As we have reported, there has been a big push by Republican led states to include work requirements into programs such as Medicaid as well as food stamps. Next up appears to be mandatory drug testing, and more states are seeking to add that requirement as well as 2018 progresses. The changes will apply to almost all of the “welfare” type assistance programs. The hope is to cut down of fraud, waste, scams of public aid, and save tax dollars.
Some of the states that are seeking to add a drug testing requirement include Wisconsin for Medicaid as well as West Virginia for TANF. Note Wisconsin already has this requirement in place for TANF cash assistance. There are over 20 states that already do drug testing people on government benefits and/or that are seeking to start to test recipients. Some of the proposals date back to 2013 or earlier, and some of the proposals were just created in early 2018. The states in question include the following.
- New Jersey
- New York
- North Dakota
- Rhode Island
- South Carolina
Some states are seeking to test everyone that applies, or already receives financial help. Some only want to drug test people that have a criminal record or that have a history of usage based on third party or medical data. So while the list is over 20 states, not all of them want to do the exact same thing.
Government assistance programs that may be drug tested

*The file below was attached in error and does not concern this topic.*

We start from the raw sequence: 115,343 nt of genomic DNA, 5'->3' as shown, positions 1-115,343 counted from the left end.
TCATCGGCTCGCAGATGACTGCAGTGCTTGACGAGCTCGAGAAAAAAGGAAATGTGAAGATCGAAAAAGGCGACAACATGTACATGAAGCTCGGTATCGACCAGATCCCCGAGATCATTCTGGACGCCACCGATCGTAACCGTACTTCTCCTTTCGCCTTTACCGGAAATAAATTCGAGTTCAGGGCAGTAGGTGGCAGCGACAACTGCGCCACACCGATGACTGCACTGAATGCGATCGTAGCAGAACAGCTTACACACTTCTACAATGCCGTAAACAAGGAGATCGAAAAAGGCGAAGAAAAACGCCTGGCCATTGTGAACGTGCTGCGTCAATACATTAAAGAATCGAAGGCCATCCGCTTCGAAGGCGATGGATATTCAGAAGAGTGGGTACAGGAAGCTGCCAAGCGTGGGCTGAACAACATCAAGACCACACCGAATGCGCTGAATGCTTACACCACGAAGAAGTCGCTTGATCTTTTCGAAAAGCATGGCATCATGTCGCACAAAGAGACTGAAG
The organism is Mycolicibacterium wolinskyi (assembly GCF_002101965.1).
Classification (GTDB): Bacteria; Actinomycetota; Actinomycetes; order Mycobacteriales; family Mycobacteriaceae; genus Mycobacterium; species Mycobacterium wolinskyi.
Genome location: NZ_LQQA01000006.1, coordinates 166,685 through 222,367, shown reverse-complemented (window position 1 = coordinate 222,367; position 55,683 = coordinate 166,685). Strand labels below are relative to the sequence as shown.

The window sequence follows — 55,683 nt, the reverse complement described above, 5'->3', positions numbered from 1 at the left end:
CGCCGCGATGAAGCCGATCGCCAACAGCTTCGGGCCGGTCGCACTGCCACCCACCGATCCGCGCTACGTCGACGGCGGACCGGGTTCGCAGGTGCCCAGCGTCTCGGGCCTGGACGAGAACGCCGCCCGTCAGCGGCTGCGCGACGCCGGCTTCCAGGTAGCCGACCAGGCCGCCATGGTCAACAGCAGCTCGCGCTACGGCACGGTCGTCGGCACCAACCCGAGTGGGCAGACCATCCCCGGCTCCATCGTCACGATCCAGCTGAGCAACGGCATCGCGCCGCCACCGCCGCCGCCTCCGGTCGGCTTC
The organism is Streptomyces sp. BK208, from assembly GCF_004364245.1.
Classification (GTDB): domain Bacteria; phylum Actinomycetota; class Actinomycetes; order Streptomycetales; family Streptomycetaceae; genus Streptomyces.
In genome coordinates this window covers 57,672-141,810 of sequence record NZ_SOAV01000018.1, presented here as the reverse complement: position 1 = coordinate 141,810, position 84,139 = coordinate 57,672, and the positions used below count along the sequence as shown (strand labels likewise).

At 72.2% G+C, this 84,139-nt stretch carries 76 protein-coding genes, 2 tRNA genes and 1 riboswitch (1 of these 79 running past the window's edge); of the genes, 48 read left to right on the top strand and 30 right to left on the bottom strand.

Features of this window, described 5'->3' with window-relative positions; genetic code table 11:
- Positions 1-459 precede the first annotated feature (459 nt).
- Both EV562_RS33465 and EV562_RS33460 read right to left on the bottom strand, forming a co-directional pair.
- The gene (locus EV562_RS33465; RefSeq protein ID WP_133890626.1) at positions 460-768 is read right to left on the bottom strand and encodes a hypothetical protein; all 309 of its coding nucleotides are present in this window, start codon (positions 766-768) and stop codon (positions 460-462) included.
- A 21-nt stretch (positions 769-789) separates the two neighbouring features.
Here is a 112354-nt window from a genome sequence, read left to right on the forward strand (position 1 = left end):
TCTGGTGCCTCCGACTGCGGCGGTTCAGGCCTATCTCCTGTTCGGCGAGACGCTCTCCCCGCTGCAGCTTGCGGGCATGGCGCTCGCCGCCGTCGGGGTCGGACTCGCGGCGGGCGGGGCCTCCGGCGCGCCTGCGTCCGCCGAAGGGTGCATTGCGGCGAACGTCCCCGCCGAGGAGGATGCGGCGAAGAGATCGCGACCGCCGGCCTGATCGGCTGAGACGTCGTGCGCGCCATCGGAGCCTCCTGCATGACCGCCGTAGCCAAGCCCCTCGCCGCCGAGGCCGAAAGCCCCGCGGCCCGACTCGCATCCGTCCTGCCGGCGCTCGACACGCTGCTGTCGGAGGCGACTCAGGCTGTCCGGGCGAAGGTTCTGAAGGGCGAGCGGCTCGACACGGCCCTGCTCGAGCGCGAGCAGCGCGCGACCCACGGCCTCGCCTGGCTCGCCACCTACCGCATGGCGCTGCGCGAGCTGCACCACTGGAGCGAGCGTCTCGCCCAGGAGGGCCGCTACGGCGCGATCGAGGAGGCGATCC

This too varies by state. Some states want to include everything that is considered to be welfare. Others want to pick and choose which benefits to screen for. But in general, the testing may include some or all of the following.
-SNAP food stamps and other food related programs, including WIC, USDA commodities, and more.
-Rent and homebuying programs from section 8.
-Cash assistance, also commonly called TANF – Temporary Assistance for Needy Families.
-Government health care programs ranging from Medicaid to Medicare.
But there may be some other ones added to the list in 2018 as well. As maybe a state wants to tweak the drug testing rules to address a program that may be “abused” in their state, such as Obamacare. Or maybe there are state specific resources, including CalFresh in California, that are on the list.
The primary reason citied for the drug testing is that states do not want to use hard earned tax dollars to give assistance to a low income family if they are on drugs as the money is often just wasted. Benefits such as food from SNAP may be swamped for drugs, or if the government is paying their rent through section 8 then maybe the tenant is just using the apartment for a “drug house” or other illegal activity including growing marijuana.
Another concern is that if the recipient is abusing drugs, then they are not working. That would mean the client in effect has zero hope of ever becoming self-sufficient and getting off the public aid. Providing assistance to those individuals is not what many of these states want to do.
Frankly, we are all for drug testing. If the applicant fails a test, then in a perfect world they may be sent to some form of rehab center for help, even those run by charities such as the Salvation Army. But that may be the next step in the war on drugs.